Barnes pointed out that when we live in a time period where a virus spreads indoors, but people are stopped from going outside, and are required to stay inside, it could be nothing other than a “power grab.”
He went on to point out numerous inconsistencies in the guidance and policies, calling it “a mass public psychology experiment.”
Barnes relayed a sense of urgency with the current situation, which requires public resistance and protests like the attendees were doing.
“We must restore our rights now,” said Barnes. “Like Tennesseans at the Alamo, if we don’t, freedom may be lost forever.”
Father of eight, husband and physician, Dr. Theron Hutton said he never thought he would have to speak so forcefully about freedom and liberty and not just about health.
Dr. Hutton made the point that decisions seem to come from those who stand to gain the most.
He suggested that health departments should focus on small, local and sustainable food production; do research on the health impacts of what is sprayed on fields and field by the tons every single year; stop worrying about giant research projects that benefit huge drug companies and focus on things that are known to help like vitamins C and D, selenium and zinc; and study the impact of wireless technology on health.
Dr. Hutton said that the health department has lost our trust when they share information about COVID-19 test results with local law enforcement without permission, consent or knowledge, something he was made aware of from a patient until he researched for himself.
Dr. Hutton urged support of the people who “put their necks on the line” at their own potential peril.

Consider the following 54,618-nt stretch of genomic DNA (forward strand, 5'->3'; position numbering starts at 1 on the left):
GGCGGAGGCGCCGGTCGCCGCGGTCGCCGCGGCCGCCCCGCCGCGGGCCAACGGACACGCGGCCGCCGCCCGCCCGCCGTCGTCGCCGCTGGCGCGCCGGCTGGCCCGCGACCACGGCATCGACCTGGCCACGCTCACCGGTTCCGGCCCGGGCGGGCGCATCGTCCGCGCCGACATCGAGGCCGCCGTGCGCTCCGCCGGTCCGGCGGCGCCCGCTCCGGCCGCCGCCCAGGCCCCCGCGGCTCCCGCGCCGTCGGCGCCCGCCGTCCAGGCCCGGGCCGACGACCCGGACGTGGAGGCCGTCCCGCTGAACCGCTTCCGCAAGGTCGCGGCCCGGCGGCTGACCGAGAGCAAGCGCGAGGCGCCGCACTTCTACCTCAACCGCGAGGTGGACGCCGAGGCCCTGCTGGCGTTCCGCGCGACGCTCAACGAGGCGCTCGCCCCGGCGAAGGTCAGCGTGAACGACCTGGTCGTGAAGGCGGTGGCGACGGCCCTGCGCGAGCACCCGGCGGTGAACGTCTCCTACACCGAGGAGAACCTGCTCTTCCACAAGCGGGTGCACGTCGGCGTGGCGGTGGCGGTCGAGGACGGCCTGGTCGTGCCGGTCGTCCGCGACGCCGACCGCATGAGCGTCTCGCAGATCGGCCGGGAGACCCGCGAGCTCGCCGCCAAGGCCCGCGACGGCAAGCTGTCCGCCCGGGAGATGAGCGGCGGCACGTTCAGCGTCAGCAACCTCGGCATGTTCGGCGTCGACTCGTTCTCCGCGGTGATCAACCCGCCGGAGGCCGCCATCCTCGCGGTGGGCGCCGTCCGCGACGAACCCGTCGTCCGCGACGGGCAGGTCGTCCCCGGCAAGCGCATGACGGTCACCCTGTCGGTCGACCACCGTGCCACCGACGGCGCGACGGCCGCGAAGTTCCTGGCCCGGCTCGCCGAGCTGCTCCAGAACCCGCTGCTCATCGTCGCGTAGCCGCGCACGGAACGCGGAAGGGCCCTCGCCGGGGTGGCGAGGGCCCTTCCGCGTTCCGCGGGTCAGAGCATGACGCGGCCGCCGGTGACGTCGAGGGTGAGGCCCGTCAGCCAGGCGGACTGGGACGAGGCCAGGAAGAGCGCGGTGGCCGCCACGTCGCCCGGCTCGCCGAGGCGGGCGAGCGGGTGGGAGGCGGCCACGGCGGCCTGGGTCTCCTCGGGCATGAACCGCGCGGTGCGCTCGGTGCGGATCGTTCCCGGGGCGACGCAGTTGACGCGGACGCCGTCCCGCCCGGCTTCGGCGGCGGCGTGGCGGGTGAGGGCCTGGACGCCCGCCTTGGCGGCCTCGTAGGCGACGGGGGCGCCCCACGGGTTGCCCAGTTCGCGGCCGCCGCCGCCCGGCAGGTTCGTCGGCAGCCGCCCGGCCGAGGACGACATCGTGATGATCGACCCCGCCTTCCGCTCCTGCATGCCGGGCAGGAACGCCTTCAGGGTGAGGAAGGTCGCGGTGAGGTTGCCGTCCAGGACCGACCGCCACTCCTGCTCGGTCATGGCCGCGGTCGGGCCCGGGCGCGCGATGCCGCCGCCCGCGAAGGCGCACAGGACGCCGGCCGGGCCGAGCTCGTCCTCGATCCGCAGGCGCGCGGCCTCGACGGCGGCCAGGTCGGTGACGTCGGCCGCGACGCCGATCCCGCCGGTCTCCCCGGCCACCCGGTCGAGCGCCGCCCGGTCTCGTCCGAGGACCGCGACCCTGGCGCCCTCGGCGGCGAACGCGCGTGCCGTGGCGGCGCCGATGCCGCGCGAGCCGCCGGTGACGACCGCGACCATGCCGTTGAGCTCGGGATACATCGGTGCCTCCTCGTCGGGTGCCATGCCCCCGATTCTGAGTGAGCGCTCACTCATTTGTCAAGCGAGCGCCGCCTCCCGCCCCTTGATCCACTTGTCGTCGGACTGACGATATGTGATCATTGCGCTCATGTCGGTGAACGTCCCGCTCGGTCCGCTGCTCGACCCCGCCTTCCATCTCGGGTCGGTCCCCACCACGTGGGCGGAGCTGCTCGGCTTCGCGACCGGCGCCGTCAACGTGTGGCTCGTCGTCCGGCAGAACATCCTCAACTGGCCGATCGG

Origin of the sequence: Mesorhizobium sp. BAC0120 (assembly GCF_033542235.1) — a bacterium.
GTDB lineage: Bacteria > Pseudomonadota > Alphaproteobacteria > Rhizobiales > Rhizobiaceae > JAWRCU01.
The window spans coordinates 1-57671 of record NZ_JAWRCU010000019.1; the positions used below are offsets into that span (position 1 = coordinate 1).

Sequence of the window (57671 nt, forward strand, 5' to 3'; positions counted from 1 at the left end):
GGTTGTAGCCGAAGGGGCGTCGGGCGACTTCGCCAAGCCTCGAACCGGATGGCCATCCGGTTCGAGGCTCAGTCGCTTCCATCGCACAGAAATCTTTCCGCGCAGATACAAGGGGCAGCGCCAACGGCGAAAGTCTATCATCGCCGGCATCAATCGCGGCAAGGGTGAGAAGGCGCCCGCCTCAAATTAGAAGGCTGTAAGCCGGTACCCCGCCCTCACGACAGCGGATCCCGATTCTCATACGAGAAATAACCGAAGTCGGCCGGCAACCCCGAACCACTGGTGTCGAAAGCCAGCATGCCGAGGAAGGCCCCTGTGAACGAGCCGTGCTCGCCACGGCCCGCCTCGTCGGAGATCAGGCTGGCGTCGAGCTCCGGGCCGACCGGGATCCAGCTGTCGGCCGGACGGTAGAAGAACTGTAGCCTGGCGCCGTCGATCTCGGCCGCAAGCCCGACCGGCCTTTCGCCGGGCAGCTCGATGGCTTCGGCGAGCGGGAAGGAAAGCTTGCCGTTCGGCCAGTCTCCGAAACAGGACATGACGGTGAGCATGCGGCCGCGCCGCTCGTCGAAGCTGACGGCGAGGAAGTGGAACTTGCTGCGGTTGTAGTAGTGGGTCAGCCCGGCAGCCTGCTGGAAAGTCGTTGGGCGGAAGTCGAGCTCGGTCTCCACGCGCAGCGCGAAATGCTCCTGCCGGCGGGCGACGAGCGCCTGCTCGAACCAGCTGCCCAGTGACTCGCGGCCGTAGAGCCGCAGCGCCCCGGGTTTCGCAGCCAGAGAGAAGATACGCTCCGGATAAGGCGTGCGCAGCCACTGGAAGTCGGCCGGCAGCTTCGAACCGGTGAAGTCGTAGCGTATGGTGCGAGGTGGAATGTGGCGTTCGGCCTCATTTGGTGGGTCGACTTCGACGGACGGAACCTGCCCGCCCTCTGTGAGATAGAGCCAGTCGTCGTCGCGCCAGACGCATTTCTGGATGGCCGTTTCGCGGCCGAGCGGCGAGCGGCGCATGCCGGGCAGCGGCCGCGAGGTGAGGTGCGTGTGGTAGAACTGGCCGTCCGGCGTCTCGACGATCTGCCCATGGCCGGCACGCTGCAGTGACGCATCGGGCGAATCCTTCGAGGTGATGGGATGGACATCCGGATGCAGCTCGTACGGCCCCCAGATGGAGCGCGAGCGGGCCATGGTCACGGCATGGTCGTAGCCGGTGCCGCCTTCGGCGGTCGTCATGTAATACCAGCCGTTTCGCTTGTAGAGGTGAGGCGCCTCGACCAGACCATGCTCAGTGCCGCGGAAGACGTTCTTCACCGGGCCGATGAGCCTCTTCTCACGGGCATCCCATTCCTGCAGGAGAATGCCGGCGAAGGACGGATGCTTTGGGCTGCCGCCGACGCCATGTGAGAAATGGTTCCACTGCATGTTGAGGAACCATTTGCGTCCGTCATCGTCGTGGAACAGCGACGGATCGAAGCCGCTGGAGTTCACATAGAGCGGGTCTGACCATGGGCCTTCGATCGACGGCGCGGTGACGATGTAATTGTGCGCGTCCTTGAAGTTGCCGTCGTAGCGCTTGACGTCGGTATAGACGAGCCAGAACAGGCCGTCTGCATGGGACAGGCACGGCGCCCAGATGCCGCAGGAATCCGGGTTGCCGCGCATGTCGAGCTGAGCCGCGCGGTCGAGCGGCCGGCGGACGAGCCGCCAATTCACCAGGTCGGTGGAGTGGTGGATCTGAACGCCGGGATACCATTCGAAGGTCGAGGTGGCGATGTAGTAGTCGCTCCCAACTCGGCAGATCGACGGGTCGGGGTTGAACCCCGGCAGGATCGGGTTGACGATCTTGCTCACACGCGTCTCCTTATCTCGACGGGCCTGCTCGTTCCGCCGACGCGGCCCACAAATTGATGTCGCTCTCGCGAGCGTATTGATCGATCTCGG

Dr. Dale Brown, a bare-footed Clarksville-based chiropractor also known as “The Wild Doc,” was introduced as “a champion for medical freedom.”
Many of the rally attendees were so interested in what Dr. Brown had to say, they recorded his talk with their cell phones as he explained a situation he was involved with when a local government pushed a resolution that would have schools encourage parents to have their children get a flu shot.
During the meeting on the resolution, Dr. Brown testified that the flu vaccine has been around tens of years, yet the incidences of flu and pneumonia have gone up. Additionally, if the resolution passed, Dr. Brown said there would be a greater occurrence of flu-related deaths in children.
Meanwhile, as Dr. Brown describes it, he watched the health department tell lies and not use one bit of research in their presentation.
Dr. Brown telling patients in a health department waiting room about a CDC whistleblower who admitted to lying about vaccines causing autism, earned him a letter from a government attorney banning him from the health department.
Dr. Brown concluded that the collective ignorance and unknowing is played upon, and that at the bare minimum, parents should at least be given the information so they can make their own decisions.
In keeping with the way it started, the rally ended with a prayer, with all dodging the forecasted thunderstorms.
Laura Baigert is a senior reporter at The Tennessee Star.